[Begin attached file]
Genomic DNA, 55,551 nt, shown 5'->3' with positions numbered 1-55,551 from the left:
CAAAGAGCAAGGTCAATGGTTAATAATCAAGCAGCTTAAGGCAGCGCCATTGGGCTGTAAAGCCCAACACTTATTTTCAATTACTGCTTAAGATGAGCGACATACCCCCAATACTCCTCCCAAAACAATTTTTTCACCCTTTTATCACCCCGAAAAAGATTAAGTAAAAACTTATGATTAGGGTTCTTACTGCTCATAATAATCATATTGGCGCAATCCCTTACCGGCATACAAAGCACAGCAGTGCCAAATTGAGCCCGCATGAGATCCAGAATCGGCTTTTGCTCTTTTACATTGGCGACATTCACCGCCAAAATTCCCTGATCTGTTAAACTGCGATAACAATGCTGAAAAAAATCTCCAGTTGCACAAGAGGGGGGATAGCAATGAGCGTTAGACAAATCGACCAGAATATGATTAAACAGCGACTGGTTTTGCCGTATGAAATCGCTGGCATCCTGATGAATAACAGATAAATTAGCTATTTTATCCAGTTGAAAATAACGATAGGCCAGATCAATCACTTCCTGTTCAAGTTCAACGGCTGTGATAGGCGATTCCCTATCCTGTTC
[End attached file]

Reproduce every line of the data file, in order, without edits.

Genomic DNA, 55,551 nt, shown 5'->3' with positions numbered 1-55,551 from the left:
CAAAGAGCAAGGTCAATGGTTAATAATCAAGCAGCTTAAGGCAGCGCCATTGGGCTGTAAAGCCCAACACTTATTTTCAATTACTGCTTAAGATGAGCGACATACCCCCAATACTCCTCCCAAAACAATTTTTTCACCCTTTTATCACCCCGAAAAAGATTAAGTAAAAACTTATGATTAGGGTTCTTACTGCTCATAATAATCATATTGGCGCAATCCCTTACCGGCATACAAAGCACAGCAGTGCCAAATTGAGCCCGCATGAGATCCAGAATCGGCTTTTGCTCTTTTACATTGGCGACATTCACCGCCAAAATTCCCTGATCTGTTAAACTGCGATAACAATGCTGAAAAAAATCTCCAGTTGCACAAGAGGGGGGATAGCAATGAGCGTTAGACAAATCGACCAGAATATGATTAAACAGCGACTGGTTTTGCCGTATGAAATCGCTGGCATCCTGATGAATAACAGATAAATTAGCTATTTTATCCAGTTGAAAATAACGATAGGCCAGATCAATCACTTCCTGTTCAAGTTCAACGGCTGTGATAGGCGATTCCCTATCCTGTTC